What is NAP4?
NAP4 is the largest study of major complications of airway management ever performed.
A year-long national service evaluation, endorsed by all four Chief Medical Officers of the UK, collected data between September 2008 and August 2009. NAP4 captured detailed reports of Major Complications of Airway Management in the UK. Cases were captured from all NHS hospitals in England, Scotland, Wales and Northern Ireland. Cases from Anaesthesia, Intensive Care Units and Emergency Departments were included. NAP4 was only able to examine the most severe complications and as a result inclusion criteria were Airway complications leading to
- Brain damage
- Emergency surgical airway
- Admission to ICU (or prolongation of stay if already on ICU).
NAP4 also surveyed anaesthetic departments to identify the number of general anaesthetics performed in the UK and how the airway was managed during these cases. NAP4 was funded by the RCoA and the joint project partners the Difficult Airway Society. NAP4 was launched with a series of lectures in March 2011.
What were the findings?
There are several papers and a report produced presenting and discussing the findings. All are freely available without restriction. During the year 309 hospitals participated and 184 reports were received. These included reports of 38 deaths and 18 other cases of permanent harm. All 184 cases were reviewed in detail to identify new information and learn from these events. The report includes 168 recommendation intended to impact on national, local and personal strategy and practice in the area of airway management in order to improve patient safety.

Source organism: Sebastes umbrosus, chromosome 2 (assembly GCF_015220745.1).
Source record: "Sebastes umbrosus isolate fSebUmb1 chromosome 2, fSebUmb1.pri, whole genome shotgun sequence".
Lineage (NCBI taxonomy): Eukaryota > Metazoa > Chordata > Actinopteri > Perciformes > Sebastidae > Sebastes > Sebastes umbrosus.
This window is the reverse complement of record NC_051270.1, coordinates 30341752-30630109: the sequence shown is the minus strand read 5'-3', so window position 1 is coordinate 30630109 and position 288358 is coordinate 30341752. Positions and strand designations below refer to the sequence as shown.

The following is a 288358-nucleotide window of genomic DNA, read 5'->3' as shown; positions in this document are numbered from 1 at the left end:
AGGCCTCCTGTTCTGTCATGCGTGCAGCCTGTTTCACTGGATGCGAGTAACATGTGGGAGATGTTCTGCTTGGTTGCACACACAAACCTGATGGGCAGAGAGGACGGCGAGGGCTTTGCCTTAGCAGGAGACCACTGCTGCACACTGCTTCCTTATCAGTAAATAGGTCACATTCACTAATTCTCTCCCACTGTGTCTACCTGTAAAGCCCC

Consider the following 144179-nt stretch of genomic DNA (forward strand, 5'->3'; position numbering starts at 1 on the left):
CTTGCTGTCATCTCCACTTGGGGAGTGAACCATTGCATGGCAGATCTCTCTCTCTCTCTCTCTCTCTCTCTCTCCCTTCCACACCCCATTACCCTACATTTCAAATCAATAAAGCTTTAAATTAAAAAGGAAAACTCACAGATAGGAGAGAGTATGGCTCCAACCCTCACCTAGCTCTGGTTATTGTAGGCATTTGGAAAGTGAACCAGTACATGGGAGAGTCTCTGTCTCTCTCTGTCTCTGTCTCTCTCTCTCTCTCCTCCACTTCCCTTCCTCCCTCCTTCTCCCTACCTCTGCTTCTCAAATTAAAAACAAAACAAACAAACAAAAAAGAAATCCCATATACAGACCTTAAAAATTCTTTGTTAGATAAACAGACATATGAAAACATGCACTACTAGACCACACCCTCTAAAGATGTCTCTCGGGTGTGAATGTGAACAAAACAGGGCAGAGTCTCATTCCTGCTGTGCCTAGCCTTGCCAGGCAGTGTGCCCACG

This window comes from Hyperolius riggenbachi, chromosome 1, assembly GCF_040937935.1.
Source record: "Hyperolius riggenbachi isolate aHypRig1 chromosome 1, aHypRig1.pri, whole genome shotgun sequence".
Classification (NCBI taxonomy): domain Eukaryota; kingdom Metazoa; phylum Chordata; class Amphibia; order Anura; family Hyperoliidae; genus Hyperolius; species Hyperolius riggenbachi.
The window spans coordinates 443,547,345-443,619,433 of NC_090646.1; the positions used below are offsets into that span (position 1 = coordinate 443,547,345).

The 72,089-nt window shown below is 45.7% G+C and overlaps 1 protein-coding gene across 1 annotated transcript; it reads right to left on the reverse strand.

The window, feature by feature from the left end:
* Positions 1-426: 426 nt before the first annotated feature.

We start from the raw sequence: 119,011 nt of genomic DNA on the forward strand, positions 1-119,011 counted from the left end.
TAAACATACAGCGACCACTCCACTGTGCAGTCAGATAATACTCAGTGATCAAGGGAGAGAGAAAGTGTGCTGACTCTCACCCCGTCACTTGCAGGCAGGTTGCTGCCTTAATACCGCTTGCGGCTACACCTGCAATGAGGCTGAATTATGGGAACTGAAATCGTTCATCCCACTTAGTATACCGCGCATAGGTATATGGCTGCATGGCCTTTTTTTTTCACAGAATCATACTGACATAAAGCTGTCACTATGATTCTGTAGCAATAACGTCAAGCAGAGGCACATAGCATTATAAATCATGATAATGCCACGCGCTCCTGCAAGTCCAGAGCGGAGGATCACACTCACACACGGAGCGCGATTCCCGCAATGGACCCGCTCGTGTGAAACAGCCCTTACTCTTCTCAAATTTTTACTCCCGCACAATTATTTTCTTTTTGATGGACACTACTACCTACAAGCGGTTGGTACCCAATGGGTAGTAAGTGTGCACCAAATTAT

Who is the report for?
The report and resources are freely available from anyone who wishes to read it. It is likely to interest medical staff, allied health professionals, medical managers and policy makers and the public. The team worked hard to ensure the findings and recommendations of NAP4 are readily available to all who wish to read them (or have them read to them!). This brief article updates on progress of dissemination.
Sources of information
The original papers
The scientific papers are published by the project team are made freely available by the British Journal of Anaesthesia at
Census paper: click here
Paper 1 Anaesthesia: click here
Part 2 ICU and the ED: click here
There have been a total of 9 letters to the editor in response to NAP4 published in the BJA and one in Anaesthesia.
The full report is available to download at click here. The full report was downloaded more than 26,000 times in the first four months after launch.
NAP4 launch presentations
All the original presentations from the NAP4 launch are available as power point slide sets at click here. The website has been accessed more than 800 times.
NAP4 podcast update
Podcasts of all the NAP4 launch talks are available for streaming from the College website at click here
NAP4 on iTunes
The podcasts can be downloaded onto mobile devices for listening to at leisure via Podbean / i-tunes at click here
In the first 6 months of this service there were >4000 downloads from 26 different countries as far distant as USA, Australia, Cambodia and Japan.
Is anyone listening?
On the day of the launch a Department of Health spokesperson said "We welcome this report and would encourage NHS trusts and staff to take note of the recommendations and take any necessary action to ensure high quality safe patient care". The President of the Royal College of Anaesthetists wrote to all Trust CEOs reinforcing several recommendations, including that all patients ventilated in theatre, the ICU or ED should be monitored with continuous capnography.